And the arms race in space is officially underway. The recently unclassified document titled “U. S. National Space Policy” is a ten page declaration of how the U. S. intends to define its space activities, and to coincide with recent US policy trends, is incredibly unilateral.
Buried beneath other news stories and released by the Office of Science and Technology Policy, this statement can be read in full at www.ostp.gov. Herein I will attempt to outline what I feel are the policies that warrant further discussion, and that will hopefully see future public debate.
“The United States is committed to the exploration and use of outer space by all nations for peaceful purposes, and for the benefit of all humanity. Consistent with this principle, ‘peaceful purposes’ allow U.S. defense and intelligence-related activities in pursuit of national interests.” Shortly after this sentence the document declares “Proposed arms control agreements or restrictions must not impair the rights of the United States to conduct research, development, testing, and operations or other activities in space for U.S. national interests.”
The obvious conflict with the aforementioned statements is their contradicting nature. How can one commit to exploration and use of outer space for peaceful purposes, while simultaneously declaring that arms control agreements shall not obstruct “development” or “testing” of such related activities? I began to assume that my skeptical nature regarding military issues was clouding my judgment of this policy, that is, until I stumbled across a document released by the United States Space Command (comprised of the United States Army and Naval Space Command, and the Fourteenth Air Force) titled “Vision For 2020.”
From a quote expanded to half the size of an 8 x 10 page (not buried deep within the document), it reads “US Space Command – dominating the space dimension of military operation to protect US interests and investment. Integrating space forces into war fighting capabilities across the full spectrum of conflict.” In addition, the USSC proclaims that space “will be increasingly leveraged to close the ever-widening gap between diminishing resources and increasing military commitments.” So on one hand, the current Administration’s document stresses the use of space for peaceful U. S. interests, while alternatively the military clearly states their goal of “Full Spectrum Dominance,” as highlighted by a colorfully graphic diagram within the document. This diagram emphasizes the “Joint Vision 2010 Operational Concepts” that include “Peacetime Engagement,” “Deterrence and Conflict Prevention,” and most notably, “Fight and Win.”
In basic terms, this is what I have been able to gather: 1) From the perspective of the current and most likely past Administrations, in fear of future militarization of space, it is best to be the first atop the hill rather than the second or third; 2) From the perspective of the USSC, we must develop crippling weapons technologies in order to defend U. S. interests and investment, for one day resources will run dry and it is better to be in possession of the weapons than to be at the other end of them (or even worse let them fall into extra-terrestrial terrorist hands).
Both of these assumptions make logical sense, though the latter is clearly more brutal and is deficient in a sense that we, as subjects of the world under whatever collective power you may believe to exist, are in fact one, differing only in height, weight, and shade of skin. Realistically though, the world’s occupants have seldom accepted such compromising unification.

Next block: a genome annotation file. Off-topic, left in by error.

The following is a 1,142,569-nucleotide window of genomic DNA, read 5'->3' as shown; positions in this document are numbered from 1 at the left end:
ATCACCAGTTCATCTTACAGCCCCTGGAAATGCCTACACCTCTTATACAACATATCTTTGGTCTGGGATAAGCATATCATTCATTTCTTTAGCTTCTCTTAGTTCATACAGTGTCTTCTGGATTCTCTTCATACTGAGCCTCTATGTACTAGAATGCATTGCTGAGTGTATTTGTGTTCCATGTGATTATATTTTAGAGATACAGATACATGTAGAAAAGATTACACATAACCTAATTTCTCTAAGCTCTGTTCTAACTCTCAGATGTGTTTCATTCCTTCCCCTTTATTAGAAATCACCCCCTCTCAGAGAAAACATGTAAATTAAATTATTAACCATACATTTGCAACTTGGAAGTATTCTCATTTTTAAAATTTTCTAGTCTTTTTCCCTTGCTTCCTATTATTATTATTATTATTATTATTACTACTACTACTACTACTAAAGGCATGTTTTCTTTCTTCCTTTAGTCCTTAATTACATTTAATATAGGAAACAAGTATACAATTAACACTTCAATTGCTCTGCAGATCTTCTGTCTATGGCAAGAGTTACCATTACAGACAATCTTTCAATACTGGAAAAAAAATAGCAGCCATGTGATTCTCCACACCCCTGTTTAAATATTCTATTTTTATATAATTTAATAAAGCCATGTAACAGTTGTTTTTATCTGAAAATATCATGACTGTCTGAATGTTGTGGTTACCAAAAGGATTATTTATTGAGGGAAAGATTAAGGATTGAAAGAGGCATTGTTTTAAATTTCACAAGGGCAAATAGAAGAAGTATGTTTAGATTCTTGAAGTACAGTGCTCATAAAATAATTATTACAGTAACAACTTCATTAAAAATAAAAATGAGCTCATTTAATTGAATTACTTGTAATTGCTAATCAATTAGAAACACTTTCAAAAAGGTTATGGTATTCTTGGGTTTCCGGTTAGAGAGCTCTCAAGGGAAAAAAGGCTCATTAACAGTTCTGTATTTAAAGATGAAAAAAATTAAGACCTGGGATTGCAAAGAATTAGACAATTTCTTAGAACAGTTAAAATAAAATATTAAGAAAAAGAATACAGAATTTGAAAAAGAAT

So I will offer my point through a bit of foresight. We have once again declared ourselves the undisputed moral authority, a reoccurring problem in our inner-atmosphere foreign policy. In a similar scenario two decades ago, the Cold War arms race proved only to enhance the danger, not the security, of our global neighborhood. Though we lay claim to crumbling communism and saving our way of life, when the dust from the fallout settled all that remained were two nuclear arsenals with the potential to destroy that very life as we know it. One of the stabilizing factors of this explosive situation was the cooperation of the two superpowers in agreeing to peace and eventual disarmament.
So in regard to the current topic of militarizing space, my problem lies not with our military’s focus on developing state of the art missile defense systems, rather with our lack of regard to the input of any other nation, eight of which are now nuclear powers.
In an arms race that has barely begun, we are already dictating the terms for others to follow. And since those terms proclaim us as king of the hill and leave little room for others to negotiate, the path to space settlement will inevitably lead to noncompliance of such policies. It would be beneficial for all this time around to begin with cooperation, rather than act out the charade of a race toward outer-space dominance, come to a tactical battle for territory and leverage, and at the eleventh hour rely on the leadership of few to realize that at the push of a button their reign of power may come to an end.
And in case the prior sentence was too long or even a bit dramatic, I will try to emphasize my point again. Instead of another failed exercise in unilateralism, let us this time around begin with cooperation, not end with it.
Published by the Collegiate Times on 10/31/2006
By Brian T. Murphy
The next great international arms race is officially underway, as the United States adds to its rich history of declarations a unilateral document that solidifies our right to peaceful military actions in all space. This essay discusses official U.S. space policy as described in the recently unclassified “U.S. National Space Policy.”